Young teacher killed changing a tire on I-94 in hit-and-run leaves family heartbroken

A 25-year-old woman is in police custody after allegedly killing Connor McMahon who was changing a flat tire on I-94.

Police say the driver ran from the scene and even bit an officer after they caught up with her and attempted to arrest her. FOX 2 has learned she bit a trooper before being taken into custody.

We are now learning more about the victim - Connor McMahon and the legacy he leaves behind.

McMahon was living out his dream - one that began when he was a student at Fraser High School.

"He had a teacher that he absolutely loved," said his father, Corey McMahon. "He decided there, and then he wanted to be the teacher that was different, that reached the kids in a different way."

He put himself through college at the University of Michigan, then back to Fraser High School, this time as a teacher. He had just wrapped up his first year, according to the district, teaching social studies.

"He couldn’t have been more proud, he loved what he did, working with kids," said his dad.

On Tuesday night he was on his way back from a day of team-building for a Roseville summer school program.

He got a flat, pulled over on I-94 near Vernier Road in Harper Woods, when he was struck by another vehicle. Police say the driver ran away and was caught, but Connor did not survive.

"We're devastated right now," Corey said. "There is no justice. this woman left him in the middle of 94 and fled on foot."

Through the grief of loss, the focus is on how Connor made the most of the time he had.

"Connor loved life. He was a little loud sometimes but he was passionate," said his mother, Kathleen McMahon. "If he was your friend, he was your friend forever."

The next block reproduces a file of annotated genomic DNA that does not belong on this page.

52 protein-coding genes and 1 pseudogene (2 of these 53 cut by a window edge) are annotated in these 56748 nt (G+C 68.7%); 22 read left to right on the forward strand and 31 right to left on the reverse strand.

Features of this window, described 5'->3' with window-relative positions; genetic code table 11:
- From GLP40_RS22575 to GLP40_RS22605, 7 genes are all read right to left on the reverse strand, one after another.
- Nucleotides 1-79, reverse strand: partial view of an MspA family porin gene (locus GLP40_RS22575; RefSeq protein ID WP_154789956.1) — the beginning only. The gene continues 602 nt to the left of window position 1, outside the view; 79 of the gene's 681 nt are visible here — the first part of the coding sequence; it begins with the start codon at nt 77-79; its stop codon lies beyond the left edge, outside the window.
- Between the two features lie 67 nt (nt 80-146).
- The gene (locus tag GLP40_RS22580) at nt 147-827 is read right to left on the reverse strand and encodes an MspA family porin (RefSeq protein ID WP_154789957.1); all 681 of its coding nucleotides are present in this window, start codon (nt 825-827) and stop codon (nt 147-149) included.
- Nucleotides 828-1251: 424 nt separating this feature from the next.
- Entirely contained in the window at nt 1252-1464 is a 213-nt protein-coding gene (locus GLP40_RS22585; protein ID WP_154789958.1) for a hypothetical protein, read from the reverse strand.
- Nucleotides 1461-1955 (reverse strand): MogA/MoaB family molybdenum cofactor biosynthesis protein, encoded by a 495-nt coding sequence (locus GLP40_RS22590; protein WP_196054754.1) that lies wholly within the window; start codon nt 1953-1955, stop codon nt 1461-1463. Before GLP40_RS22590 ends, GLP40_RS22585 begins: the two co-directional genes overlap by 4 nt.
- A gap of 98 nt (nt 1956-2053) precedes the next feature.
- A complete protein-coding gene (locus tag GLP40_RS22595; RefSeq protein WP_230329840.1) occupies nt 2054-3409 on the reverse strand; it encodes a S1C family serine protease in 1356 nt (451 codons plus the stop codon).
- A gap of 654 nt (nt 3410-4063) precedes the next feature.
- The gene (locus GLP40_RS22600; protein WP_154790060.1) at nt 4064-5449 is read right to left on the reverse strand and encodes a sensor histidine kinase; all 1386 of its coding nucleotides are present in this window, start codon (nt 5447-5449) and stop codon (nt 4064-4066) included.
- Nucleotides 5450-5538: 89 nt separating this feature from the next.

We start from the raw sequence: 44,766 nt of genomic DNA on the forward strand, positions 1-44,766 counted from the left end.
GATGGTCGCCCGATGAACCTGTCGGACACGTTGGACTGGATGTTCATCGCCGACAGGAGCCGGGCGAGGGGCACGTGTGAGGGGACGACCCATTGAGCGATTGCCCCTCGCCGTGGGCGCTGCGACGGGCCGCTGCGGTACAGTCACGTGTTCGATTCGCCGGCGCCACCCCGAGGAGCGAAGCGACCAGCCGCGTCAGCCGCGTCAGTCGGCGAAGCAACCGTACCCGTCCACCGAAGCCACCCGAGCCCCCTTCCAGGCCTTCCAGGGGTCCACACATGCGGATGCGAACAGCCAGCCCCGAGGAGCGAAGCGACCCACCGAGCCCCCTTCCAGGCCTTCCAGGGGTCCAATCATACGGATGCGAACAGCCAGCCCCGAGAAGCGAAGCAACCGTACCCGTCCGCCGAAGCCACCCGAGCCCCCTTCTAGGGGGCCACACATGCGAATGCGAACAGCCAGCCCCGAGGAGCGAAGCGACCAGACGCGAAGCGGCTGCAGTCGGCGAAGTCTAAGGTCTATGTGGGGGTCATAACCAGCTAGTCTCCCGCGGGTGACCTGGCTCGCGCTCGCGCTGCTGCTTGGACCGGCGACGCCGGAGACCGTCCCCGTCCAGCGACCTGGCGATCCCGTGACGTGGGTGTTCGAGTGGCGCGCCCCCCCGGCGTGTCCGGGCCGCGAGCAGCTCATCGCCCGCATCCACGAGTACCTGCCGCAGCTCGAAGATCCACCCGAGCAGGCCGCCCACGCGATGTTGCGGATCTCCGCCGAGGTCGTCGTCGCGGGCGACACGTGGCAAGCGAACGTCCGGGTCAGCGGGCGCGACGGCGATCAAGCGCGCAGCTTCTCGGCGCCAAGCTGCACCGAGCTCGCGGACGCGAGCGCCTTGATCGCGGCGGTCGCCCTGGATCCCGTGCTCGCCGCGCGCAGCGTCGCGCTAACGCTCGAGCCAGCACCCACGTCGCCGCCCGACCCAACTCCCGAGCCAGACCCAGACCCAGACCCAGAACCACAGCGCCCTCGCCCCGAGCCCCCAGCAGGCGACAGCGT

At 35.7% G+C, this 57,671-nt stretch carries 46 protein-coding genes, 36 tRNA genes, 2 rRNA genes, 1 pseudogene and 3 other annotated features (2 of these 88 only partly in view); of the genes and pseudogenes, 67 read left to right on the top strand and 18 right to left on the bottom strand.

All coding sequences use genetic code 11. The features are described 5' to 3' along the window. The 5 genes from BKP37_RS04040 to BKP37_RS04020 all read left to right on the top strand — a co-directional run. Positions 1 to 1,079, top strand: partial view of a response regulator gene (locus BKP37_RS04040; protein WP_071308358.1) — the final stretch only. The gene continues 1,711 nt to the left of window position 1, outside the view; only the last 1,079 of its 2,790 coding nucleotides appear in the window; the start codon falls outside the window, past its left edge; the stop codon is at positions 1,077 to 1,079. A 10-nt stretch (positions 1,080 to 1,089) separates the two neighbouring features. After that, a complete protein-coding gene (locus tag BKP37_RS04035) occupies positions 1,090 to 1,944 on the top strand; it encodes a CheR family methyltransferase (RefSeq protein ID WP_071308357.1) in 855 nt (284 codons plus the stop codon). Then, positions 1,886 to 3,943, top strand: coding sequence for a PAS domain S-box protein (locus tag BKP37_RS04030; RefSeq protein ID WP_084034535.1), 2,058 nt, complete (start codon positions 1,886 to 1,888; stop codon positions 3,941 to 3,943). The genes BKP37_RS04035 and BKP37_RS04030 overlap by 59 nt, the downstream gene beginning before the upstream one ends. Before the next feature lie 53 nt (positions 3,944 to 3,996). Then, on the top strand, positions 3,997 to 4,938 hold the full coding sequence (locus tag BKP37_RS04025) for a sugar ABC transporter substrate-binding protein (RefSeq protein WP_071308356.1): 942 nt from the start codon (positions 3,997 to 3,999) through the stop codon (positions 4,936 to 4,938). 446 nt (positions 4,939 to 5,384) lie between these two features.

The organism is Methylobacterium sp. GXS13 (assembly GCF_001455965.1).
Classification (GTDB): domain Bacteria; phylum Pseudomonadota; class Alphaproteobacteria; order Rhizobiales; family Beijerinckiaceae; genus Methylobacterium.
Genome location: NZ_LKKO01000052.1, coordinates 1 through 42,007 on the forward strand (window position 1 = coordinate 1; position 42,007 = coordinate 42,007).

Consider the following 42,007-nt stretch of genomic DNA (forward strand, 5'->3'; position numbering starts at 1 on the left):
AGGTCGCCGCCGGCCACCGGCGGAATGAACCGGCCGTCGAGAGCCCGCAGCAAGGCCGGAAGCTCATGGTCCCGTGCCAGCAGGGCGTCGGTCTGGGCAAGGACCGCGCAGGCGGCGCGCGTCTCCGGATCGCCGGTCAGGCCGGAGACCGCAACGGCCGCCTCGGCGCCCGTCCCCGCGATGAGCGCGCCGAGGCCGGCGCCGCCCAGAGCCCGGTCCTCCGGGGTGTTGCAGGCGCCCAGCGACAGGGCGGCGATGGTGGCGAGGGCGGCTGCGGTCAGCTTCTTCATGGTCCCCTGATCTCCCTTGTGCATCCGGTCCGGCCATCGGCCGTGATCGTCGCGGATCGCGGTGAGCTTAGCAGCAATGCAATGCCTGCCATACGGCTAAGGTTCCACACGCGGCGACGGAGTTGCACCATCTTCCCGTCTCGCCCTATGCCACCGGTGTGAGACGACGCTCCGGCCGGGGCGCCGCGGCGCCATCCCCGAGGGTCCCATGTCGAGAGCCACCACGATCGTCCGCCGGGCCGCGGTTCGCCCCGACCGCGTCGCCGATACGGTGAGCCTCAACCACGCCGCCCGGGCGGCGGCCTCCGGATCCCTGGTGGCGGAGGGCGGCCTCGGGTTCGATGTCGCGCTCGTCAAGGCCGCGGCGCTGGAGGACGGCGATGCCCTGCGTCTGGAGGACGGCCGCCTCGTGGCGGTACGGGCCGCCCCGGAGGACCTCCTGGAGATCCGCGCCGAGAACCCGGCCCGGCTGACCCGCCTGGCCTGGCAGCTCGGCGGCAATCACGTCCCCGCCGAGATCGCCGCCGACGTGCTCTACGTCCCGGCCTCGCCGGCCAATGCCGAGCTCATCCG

Alexus Sernick met Connor when they were kids.

"He was so sweet. He always kept me laughing, that was my best friend in church," said Alexus. "I would look forward to seeing him every Sunday."

A friendship that never faded.

"He wrote, 'Will you go to prom with me?' on a pizza box in the shape of a heart. Of course I said yes," Sernick said.

And a man who put others first.

"He’s always been the best big brother ever, I see it in Carter," Alexus said.

Carter, his youngest brother, who despite an injured knee, went to a movie premiere with Connor just days ago - and Connor was true to form.

"I heard him in the bedroom calling the theatre to make sure they had ADA seating available for his brother," their father said. "Nobody put him up to it. he did it on his own. He was just genuine."

It's that genuine spirit which will be Connor’s lasting legacy. The family says someday down the road eventually they would like to see a teaching scholarship in his name. 

Inset: Connor McMahon

Inset: Connor McMahon